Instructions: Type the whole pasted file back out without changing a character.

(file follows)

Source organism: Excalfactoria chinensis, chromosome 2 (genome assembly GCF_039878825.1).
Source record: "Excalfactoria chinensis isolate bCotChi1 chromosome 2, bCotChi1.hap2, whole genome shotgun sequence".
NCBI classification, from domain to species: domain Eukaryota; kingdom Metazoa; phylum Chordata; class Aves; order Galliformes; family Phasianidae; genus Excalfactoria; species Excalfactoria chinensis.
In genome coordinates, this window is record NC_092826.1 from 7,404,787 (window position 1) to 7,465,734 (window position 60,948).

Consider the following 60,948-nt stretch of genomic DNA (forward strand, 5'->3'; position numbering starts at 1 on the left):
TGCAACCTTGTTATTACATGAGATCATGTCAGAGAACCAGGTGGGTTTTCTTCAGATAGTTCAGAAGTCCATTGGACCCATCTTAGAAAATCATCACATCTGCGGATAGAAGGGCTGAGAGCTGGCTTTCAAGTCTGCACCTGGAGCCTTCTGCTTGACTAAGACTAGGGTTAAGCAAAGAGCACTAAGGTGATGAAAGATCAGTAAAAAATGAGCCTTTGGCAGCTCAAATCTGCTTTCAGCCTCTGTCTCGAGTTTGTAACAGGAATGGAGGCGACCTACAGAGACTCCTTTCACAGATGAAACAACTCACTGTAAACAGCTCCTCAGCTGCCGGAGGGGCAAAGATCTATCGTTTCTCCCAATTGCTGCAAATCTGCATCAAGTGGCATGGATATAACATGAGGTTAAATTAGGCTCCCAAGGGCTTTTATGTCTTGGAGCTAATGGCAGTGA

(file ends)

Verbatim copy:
Source organism: Excalfactoria chinensis, chromosome 2 (genome assembly GCF_039878825.1).
Source record: "Excalfactoria chinensis isolate bCotChi1 chromosome 2, bCotChi1.hap2, whole genome shotgun sequence".
NCBI classification, from domain to species: domain Eukaryota; kingdom Metazoa; phylum Chordata; class Aves; order Galliformes; family Phasianidae; genus Excalfactoria; species Excalfactoria chinensis.
In genome coordinates, this window is record NC_092826.1 from 7,404,787 (window position 1) to 7,465,734 (window position 60,948).

Consider the following 60,948-nt stretch of genomic DNA (forward strand, 5'->3'; position numbering starts at 1 on the left):
TGCAACCTTGTTATTACATGAGATCATGTCAGAGAACCAGGTGGGTTTTCTTCAGATAGTTCAGAAGTCCATTGGACCCATCTTAGAAAATCATCACATCTGCGGATAGAAGGGCTGAGAGCTGGCTTTCAAGTCTGCACCTGGAGCCTTCTGCTTGACTAAGACTAGGGTTAAGCAAAGAGCACTAAGGTGATGAAAGATCAGTAAAAAATGAGCCTTTGGCAGCTCAAATCTGCTTTCAGCCTCTGTCTCGAGTTTGTAACAGGAATGGAGGCGACCTACAGAGACTCCTTTCACAGATGAAACAACTCACTGTAAACAGCTCCTCAGCTGCCGGAGGGGCAAAGATCTATCGTTTCTCCCAATTGCTGCAAATCTGCATCAAGTGGCATGGATATAACATGAGGTTAAATTAGGCTCCCAAGGGCTTTTATGTCTTGGAGCTAATGGCAGTGA